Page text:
Speaking of family, there was the always uncomfortableness of a funeral, the stress, the questions and the tears it brings, last Friday. It serves as a reminder of the fragility of life and the need to nurture those familial relationships. In fact, I remember apologizing to my Mom for a remark I made on Saturday afternoon. She too apologized for her reaction. It was strange feeling, but it opened up a door for a deeper conversation about the importance and the need to deal with issues as they present themselves and not let them fester.

A special thank you to the friend who shared with me an article from George McKeown, ‘Reduce Your Stress in 2 Minutes a Day.’ If you have the time, or the inclination, please take the time to read this. The message and the suggestions provided are simple and reinforced one of the readings (‘‘The Monk Who Sold His Ferrari’) I did while I was in Thailand. It’s amazing how quickly we can get out of rythm, out of practice and as a result out of balance.

One of the easy things that fell-off was my commitment to running. It was easy to make excuses. I was too busy. It was too late. You need to get to work early. However, they were simply roadblocks I had put in place. Thankfully, I have returned to running. I hold no illusions, and know it will take some time to get back into the habit of running, but it is something I know that I need to do. More running to come and I am looking forward to it.

My initial plan was to return to work on Monday, but a conversation with someone I respect, suggested that it takes a full week to decompress and another week to put in place a strategy, for how you will return to work. At first, this caught me off guard and I wasn’t quite sure how to react to the suggestion to take additional time. After a conversation with a good friend, over coffee, the more it made sense. There needs to be a plan in place.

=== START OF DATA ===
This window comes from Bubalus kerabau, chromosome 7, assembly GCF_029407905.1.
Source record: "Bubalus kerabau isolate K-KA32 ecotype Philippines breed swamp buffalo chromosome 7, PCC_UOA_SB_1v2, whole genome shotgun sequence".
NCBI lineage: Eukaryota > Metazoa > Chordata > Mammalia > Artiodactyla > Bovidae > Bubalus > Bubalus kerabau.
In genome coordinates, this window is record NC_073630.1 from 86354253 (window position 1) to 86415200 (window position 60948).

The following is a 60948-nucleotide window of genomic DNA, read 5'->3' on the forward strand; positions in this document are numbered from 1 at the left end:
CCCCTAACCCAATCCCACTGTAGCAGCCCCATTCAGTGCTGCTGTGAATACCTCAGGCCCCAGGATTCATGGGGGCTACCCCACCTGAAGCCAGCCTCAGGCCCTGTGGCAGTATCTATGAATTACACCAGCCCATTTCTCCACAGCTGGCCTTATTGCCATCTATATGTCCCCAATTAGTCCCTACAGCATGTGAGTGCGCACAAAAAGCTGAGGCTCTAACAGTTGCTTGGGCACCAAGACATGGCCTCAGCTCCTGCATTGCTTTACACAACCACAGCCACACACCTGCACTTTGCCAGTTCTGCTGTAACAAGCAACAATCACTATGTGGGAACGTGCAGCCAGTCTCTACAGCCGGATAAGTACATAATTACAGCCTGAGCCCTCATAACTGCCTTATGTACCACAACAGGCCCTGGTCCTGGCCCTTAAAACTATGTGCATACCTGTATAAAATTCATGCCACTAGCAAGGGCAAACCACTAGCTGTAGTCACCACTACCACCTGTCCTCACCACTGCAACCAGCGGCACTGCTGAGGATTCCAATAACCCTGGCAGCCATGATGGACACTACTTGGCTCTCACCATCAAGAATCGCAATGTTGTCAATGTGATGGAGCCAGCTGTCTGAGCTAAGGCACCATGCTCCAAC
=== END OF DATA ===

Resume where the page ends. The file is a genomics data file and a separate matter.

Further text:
One lesson that I will bring back with me, one that my friend shared with me a few years ago, is to ‘accomplish one thing for yourself each day.’ These need not be monumental accomplishments. The mundane and the pragmatic accomplishments can also work. I believe this can apply equally to both one’s personal and professional lives.

My friend also gave some sage advice as to handle some of the professional challenges. His advice, a different way of looking at my role, as a manager within the public service, provided a fresh outlook and an opportunity for me to not only question my role and my reactions, but also change the way in which I approach and address issues. Like with any skill, this will take continual practice, but I am looking forward to learning.